Data from the prospective general population-based Prevention of Renal and Vascular End-Stage Disease (PREVEND) study identified that functional vitamin K insufficiency was present in almost one in three of subjects.
Insufficiency rates were even higher (around 50%) in the elderly and subjects with other conditions like high blood pressure, type-2 diabetes, chronic kidney disease (CKD), and CV disease, found the research team from Groningen University.
Writing in Nutrients, the researchers established J-shaped risk curves linking the vitamin K biomarker (blood levels of desphospho-uncarboxylated Matrix Gla Protein (dp-ucMGP)) to all-cause and CV mortality. Risks for the respective outcomes started to rise substantially at 414 picomoles/ litre (pmol/l) and 557 pmol/l.
“We demonstrated that the prevalence of functional vitamin K insufficiency, as derived from plasma dp-ucMGP, was ~30% in the total study population,” wrote first author Dr. Ineke Riphagen
“Among the elderly and subjects with hypertension, type 2 diabetes, CKD, and CVD, prevalence was significantly higher (i.e. ~50%), and this prevalence increased even further as the number of comorbidities increased.
“Furthermore, we found J-shaped associations of plasma dp-ucMGP concentrations with all-cause and cardiovascular mortality,” Riphagen added.
Functional insufficiency was defined as a blood level of dp-ucMGP of >500 pmol/l. The figure was based on the shape of these risk curves.
Significance of vitamin K insufficiency
Vascular calcification is recognised as commonplace in patients with diabetes, high blood pressure and CKD, and as a significant risk factor for CV mortality.
Vitamin K (specifically the MK-7 form of vitamin K2) is a critical co-factor for converting inactive uc-MGP into its active form, which inhibits calcification of arteries and other soft tissues, the researchers explained.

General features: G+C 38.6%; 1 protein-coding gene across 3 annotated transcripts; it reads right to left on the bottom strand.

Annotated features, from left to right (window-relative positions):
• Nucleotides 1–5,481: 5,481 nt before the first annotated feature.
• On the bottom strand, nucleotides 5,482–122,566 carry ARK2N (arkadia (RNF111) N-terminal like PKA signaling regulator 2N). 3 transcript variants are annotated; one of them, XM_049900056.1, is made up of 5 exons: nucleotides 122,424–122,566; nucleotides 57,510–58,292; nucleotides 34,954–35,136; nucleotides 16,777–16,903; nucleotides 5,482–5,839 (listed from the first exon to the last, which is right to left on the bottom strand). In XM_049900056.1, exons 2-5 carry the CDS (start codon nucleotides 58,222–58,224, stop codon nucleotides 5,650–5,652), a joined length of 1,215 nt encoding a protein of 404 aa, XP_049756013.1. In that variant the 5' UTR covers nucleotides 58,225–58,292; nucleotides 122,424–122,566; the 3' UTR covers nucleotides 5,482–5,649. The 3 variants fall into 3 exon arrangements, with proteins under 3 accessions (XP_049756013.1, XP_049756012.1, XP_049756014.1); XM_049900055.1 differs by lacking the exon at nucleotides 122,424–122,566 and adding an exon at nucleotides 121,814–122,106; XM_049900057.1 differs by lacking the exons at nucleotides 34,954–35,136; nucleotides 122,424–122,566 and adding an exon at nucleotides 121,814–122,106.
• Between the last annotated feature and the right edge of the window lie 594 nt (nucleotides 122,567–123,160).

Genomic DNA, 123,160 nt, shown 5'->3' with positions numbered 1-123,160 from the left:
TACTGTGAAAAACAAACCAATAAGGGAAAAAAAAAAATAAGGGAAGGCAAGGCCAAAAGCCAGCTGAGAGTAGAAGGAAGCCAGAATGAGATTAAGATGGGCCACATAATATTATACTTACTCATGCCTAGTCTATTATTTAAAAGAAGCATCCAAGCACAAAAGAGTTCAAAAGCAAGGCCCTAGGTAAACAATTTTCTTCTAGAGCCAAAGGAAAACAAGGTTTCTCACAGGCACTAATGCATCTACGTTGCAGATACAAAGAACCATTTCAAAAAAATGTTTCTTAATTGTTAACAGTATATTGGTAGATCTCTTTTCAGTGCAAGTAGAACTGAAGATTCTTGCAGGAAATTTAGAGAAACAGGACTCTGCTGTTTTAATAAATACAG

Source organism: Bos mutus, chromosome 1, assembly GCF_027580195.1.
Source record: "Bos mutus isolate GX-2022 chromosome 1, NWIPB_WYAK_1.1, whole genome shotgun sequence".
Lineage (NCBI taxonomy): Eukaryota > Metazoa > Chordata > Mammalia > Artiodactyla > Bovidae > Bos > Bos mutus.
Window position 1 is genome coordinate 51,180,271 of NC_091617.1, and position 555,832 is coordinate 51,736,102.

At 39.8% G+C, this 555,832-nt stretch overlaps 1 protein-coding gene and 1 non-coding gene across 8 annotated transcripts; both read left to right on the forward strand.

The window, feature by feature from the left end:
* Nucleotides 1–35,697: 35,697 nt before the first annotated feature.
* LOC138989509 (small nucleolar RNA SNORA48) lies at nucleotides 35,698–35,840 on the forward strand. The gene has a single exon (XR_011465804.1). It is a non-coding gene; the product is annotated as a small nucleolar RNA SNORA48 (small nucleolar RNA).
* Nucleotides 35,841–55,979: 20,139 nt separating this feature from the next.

The recognition of functional vitamin K insufficiency in relation to calcification and resultant CV disease has been held back by a lack of distinction by many Western health authorities between vitamin K1 and K2, suggest the researchers. Thus, at public health level, insufficient recognition may be given to the increasing body of evidence for bone and heart health benefits of K2.
Additionally, recommended vitamin K intake is often based purely on K1 and therefore may be sub-optimal for other functions such as bone health and prevention of calcification, they explain.
In the UK, NHS Choices makes no distinction between the two forms of vitamin K (let alone K2 subtypes), but describes blood clotting as the vitamin’s primary function. (Coagulation properties are widely recognised to be derived from the K1 form).
Indeed, lack of distinction between the K1 and K2 forms was a limitation within this study, acknowledged the researchers.
“Data regarding vitamin K intake or plasma vitamin K concentrations were not available in this study population, and therefore we could not distinguish between the two forms of vitamin K. However, plasma dp-ucMGP was found to be a sensitive marker for changes in vascular vitamin K status,” they said.
Association or causation?
The main objectives of this investigation were to identify the prevalence of vitamin K deficiency in a general population cohort, and to identify association between insufficiency of the vitamin with all-cause and CV mortality.
As the study is observational, poor vitamin K status (defined by dp-ucMGP level) cannot be concluded to cause CV mortality.
Nevertheless, recent intervention trials using vitamin K2 MK-7 have shown effectiveness in reversing kidney, heart and arterial calcification.
Additionally, results from a recent study that used Mendelian randomisation suggested that “the association of dp-ucMGP with coronary events and non-cancer mortality is causal.”
Vitamin K supplementation?
The recognition of such a high occurrence of vitamin K insufficiency in a general population cohort is important, suggest the researchers.
In conclusion, they propose that supplementation might be an important strategy to improve CV health.
“Importantly, a low vitamin K status is not only a clinically relevant risk factor for adverse health outcomes, but may also be a modifiable risk factor. Given the availability of vitamin K supplements, vitamin K insufficiency seems an attractive target for preventive intervention.”
Volume 9, issue 12, 1334, doi: 10.3390/nu9121334
“Prevalence and Effects of Functional Vitamin K Insufficiency: The PREVEND Study”
Authors: Ineke J. Riphagen, Stephan J.L. Bakker